Artificial urinary sphincter

Artificial urinary sphincter is the only device that closely simulates the function of a human biological urinary sphincter and is the treatment of choice in patients with moderate to severe stress urinary incontinence (wears more than 3 pads, describes continuous urine dribble and urinary incontinence at night) as well as in men who have received radiation therapy. This device has been around since early 1970s and consists of 3-parts; an inflatable cuff that surrounds the urethra, a pressure regulating balloon (filled with saline) that acts as a fluid reservoir, and a control pump (placed in the scrotum). Manual compression of the pump would cause the cuff to deflate and you can then void. However within a short time frame (usually 30 sec to 1 min) the cuff will reinflate due to the transfer of fluid from the pressure regulating balloon to the cuff and you become dry again. Sometimes you may need to recycle the device a few times to completely empty your bladder.

Over the last 40 years, this device has proved to be effective, safe and durable. It is associated with excellent patient satisfaction and restoration of quality of life.

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What preparation is required?

Since artificial urinary sphincter implant is performed under general anaesthesia, you should have nothing to eat or drink for 6 hours prior to treatment. Regular medications can be taken with a sip of water with the exception of blood thinning agents (eg. warfarin, aspirin, clopidogrel) or non-steroidal anti-inflammatories which need to be stopped for 7-10 days. A mid stream urine (MSU) test is required to ensure the urine is sterile before treatment is undertaken.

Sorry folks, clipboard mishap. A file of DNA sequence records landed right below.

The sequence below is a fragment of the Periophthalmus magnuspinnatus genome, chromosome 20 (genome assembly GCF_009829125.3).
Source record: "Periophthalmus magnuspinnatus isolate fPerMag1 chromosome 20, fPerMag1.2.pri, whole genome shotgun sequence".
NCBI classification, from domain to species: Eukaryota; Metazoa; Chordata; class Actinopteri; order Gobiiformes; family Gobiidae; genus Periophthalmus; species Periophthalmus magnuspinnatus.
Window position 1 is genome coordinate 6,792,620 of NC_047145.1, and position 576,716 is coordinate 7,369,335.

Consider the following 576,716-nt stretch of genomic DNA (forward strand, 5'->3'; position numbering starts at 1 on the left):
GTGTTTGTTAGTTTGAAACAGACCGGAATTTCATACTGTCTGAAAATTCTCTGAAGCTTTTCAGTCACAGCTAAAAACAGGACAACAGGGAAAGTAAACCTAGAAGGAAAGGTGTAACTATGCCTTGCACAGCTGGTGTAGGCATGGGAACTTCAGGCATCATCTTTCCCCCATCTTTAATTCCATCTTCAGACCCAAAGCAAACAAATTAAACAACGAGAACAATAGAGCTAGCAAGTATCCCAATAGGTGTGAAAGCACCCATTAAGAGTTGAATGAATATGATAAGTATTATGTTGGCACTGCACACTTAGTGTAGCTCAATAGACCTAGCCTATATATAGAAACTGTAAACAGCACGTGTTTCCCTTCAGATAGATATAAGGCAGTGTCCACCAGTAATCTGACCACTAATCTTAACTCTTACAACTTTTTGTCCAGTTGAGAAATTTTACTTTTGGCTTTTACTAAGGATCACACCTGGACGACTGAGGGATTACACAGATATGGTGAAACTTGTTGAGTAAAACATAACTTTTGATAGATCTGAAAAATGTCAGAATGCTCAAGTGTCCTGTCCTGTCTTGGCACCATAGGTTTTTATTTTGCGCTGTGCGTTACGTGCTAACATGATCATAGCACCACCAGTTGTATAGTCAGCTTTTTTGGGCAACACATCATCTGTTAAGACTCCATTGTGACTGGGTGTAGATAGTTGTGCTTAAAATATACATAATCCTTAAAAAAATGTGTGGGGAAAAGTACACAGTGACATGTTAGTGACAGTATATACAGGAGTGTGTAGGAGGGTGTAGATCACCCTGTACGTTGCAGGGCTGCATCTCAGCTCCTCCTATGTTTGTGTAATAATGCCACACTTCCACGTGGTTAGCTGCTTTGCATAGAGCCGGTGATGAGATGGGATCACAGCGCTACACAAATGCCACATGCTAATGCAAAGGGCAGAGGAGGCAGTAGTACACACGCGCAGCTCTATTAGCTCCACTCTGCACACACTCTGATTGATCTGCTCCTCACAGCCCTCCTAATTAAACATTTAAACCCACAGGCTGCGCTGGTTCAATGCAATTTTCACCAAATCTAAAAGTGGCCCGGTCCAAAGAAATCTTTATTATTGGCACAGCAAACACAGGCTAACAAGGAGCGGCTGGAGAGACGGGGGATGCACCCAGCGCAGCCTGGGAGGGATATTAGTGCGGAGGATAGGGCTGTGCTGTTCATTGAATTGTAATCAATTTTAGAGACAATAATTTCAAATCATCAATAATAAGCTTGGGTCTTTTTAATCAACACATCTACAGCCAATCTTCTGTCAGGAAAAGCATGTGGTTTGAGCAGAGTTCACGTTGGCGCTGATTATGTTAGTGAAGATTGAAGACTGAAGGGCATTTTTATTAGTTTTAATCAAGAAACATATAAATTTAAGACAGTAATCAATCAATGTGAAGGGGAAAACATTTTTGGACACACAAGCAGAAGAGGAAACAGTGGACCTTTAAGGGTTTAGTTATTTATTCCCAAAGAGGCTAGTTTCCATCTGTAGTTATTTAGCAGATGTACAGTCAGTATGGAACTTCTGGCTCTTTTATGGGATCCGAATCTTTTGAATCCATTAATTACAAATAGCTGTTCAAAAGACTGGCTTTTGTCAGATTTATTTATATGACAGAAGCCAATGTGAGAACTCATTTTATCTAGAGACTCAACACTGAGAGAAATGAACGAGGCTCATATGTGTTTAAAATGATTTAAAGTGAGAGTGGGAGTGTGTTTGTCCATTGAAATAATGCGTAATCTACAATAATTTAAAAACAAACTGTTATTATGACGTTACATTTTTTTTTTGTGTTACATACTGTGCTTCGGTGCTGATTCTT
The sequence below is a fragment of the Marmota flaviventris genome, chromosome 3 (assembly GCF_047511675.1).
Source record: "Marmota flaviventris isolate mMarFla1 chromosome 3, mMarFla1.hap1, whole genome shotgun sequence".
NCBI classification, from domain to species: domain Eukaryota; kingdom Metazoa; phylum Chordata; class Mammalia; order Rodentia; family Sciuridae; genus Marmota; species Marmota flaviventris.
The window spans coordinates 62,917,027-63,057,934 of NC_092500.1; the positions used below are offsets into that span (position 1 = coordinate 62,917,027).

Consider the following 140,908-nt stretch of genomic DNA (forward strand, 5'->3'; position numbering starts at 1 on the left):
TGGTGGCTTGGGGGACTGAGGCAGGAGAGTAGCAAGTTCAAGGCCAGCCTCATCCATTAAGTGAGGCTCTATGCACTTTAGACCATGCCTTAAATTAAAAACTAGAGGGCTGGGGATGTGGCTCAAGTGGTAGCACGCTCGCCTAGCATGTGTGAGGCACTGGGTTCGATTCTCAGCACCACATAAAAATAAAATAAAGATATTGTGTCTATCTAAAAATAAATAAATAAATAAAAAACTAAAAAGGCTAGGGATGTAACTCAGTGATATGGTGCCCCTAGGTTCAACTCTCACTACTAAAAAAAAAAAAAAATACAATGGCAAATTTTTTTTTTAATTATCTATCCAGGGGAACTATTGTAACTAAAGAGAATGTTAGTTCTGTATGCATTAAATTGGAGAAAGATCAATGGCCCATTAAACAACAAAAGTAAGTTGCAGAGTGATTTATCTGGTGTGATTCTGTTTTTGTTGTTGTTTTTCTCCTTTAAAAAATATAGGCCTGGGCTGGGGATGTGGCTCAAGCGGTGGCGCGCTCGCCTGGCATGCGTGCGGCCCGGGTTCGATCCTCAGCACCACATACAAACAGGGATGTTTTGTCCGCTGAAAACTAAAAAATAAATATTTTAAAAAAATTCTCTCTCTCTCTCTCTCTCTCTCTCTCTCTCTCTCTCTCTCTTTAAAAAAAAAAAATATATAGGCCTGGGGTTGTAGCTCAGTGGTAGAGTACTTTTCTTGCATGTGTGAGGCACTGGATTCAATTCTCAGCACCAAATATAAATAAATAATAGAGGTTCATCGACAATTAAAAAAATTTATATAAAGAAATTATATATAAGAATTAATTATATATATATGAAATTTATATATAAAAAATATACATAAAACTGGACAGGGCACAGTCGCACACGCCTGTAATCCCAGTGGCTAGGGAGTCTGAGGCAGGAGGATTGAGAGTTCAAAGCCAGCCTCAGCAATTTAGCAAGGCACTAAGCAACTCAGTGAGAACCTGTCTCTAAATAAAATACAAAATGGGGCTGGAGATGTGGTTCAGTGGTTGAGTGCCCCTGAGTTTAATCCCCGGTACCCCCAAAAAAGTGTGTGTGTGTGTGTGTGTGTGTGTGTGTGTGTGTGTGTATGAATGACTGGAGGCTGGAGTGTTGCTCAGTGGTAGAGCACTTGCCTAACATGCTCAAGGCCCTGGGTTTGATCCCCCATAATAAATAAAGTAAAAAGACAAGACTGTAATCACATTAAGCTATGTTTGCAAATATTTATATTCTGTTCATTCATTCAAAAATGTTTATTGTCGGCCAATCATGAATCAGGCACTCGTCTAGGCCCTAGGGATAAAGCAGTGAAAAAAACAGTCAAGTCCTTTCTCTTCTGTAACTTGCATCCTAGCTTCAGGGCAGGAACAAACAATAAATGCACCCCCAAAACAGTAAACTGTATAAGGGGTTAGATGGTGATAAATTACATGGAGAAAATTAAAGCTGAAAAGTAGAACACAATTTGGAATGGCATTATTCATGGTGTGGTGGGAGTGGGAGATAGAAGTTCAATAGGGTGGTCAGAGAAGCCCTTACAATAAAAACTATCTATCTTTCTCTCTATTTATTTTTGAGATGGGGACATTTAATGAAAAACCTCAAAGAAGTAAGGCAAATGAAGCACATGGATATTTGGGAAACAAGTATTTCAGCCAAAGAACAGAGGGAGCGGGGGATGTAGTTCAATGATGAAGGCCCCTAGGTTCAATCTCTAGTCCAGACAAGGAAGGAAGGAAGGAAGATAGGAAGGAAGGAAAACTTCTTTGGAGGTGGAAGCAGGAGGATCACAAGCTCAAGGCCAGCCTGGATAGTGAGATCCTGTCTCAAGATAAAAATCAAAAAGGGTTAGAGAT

What do I need to bring to surgery?

  • All related available imaging such as KUB (kidneys, ureter, and bladder) x-ray, CT scan abdomen, or kidney ultrasound
  • Your usual medications

What happens in the operating room?

You will meet your anaesthetist before surgery, who will take a thorough medical history. Your procedure will be performed under general anaesthesia with an anti-microbial cover. The genital area will be shaved and an alcoholic antiseptic will be applied to minimise microbial skin colonisation.

What are the risks?

Since an artificial urinary sphincter implant involves the insertion of a foreign device, strict microbial prophylaxis and surgical techniques are paramount. When performed by an expert surgeon, an artificial sphincter implant is a safe procedure. Specific complications involve:

  • Pain usually around the inguinal region
  • Bruising or hematoma of scrotum or labia
  • Skin irritation or mild infection

Potential serious complications include:

  • Injury to the urethra or bladder during device implant requires the operation to be abandoned due to the high risk of infection
  • Device infection or abscess formation around the device is the most dreaded complication and usually involves the removal of the device
  • Device malfunction- commonly due to fluid leak or atrophy of tissue

What to expect afterwards?

You are usually required to stay overnight to receive intravenous antibiotic for 24 hours postoperatively. Your urinary catheter and surgical dressing will be removed the next morning after your surgery. You will remain incontinent of urine for the time until the artificial sphincter can be safely activated. When you are comfortable and passing urine satisfactory, you will be discharged with 10-14 days of oral antibiotics. At home, you should rest and avoid strenuous physical exertion for 4-6 weeks.


You will be contacted or have an appointment the following week in order to check on your progress. The recycling of the artificial urinary sphincter occurs at your second follow-up with Prof. Chung at 4 to 6 weeks postoperatively. During that visit, you should take simple oral analgesia prior to the appointment as you might experience local pain when the artificial urinary sphincter is activated for the first time.

Meet Professor Chung

Associate Professor Chung is a urological surgeon specialising in andrology, microsurgical, and urological prosthetic surgery.